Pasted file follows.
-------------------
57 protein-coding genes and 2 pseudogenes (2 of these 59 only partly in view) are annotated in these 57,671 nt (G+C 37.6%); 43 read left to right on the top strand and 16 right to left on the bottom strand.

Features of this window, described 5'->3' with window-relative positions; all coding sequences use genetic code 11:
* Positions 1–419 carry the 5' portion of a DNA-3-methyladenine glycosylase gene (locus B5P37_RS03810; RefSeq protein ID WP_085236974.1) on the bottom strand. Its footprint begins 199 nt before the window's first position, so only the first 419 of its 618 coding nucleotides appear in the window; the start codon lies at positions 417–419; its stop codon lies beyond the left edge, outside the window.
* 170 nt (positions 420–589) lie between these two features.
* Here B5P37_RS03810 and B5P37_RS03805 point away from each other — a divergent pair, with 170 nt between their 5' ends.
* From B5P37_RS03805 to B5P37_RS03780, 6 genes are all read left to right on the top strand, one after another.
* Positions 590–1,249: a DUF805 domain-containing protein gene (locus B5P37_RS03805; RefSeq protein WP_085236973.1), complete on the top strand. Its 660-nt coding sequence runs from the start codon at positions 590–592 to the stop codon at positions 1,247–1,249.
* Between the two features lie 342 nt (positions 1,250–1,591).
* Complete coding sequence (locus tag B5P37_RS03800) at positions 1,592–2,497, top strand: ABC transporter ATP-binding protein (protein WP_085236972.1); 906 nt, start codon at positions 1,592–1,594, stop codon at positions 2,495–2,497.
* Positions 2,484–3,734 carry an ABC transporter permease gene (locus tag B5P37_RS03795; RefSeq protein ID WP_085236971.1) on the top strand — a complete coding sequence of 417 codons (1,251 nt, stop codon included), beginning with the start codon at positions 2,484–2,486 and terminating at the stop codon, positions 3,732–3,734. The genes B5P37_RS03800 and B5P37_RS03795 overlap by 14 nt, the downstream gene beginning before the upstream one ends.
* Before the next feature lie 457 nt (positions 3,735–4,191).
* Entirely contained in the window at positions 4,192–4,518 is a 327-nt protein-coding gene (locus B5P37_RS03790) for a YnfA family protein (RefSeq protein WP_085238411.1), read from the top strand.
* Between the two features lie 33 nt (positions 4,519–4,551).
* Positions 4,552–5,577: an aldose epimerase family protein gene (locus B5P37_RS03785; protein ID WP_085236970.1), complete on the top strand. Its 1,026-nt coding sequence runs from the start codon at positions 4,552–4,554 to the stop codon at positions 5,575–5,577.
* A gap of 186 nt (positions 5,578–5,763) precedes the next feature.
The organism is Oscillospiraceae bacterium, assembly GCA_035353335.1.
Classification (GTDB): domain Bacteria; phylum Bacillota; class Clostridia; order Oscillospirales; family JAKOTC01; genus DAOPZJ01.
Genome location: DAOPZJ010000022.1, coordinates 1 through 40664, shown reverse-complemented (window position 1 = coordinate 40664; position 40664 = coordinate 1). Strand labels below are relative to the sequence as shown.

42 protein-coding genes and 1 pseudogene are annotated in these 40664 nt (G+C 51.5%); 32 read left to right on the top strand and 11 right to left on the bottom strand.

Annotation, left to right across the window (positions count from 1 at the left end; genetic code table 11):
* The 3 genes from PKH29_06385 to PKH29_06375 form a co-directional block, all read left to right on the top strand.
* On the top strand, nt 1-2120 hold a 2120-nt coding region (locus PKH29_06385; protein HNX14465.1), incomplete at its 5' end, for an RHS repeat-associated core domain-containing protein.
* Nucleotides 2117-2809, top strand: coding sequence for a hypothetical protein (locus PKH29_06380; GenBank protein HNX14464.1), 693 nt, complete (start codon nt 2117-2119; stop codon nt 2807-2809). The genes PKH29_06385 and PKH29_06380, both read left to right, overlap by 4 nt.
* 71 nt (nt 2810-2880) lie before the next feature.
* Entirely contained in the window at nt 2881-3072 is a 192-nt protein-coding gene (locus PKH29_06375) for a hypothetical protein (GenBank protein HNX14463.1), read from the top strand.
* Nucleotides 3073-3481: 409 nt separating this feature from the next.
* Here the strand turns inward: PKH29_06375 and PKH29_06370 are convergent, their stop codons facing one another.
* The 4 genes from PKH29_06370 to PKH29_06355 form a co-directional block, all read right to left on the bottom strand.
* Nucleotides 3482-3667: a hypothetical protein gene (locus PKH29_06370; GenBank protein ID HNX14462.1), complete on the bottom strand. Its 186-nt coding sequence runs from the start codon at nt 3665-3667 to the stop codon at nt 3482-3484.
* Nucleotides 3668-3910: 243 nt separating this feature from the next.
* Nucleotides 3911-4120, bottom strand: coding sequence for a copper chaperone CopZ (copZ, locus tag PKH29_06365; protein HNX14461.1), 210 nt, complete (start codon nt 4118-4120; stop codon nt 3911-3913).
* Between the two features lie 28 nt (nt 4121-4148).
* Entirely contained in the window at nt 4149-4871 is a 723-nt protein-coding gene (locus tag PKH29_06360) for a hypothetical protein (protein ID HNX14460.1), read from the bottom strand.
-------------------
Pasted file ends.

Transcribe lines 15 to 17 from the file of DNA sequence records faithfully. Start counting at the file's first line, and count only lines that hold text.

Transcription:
* A gap of 186 nt (positions 5,578–5,763) precedes the next feature.
The organism is Oscillospiraceae bacterium, assembly GCA_035353335.1.
Classification (GTDB): domain Bacteria; phylum Bacillota; class Clostridia; order Oscillospirales; family JAKOTC01; genus DAOPZJ01.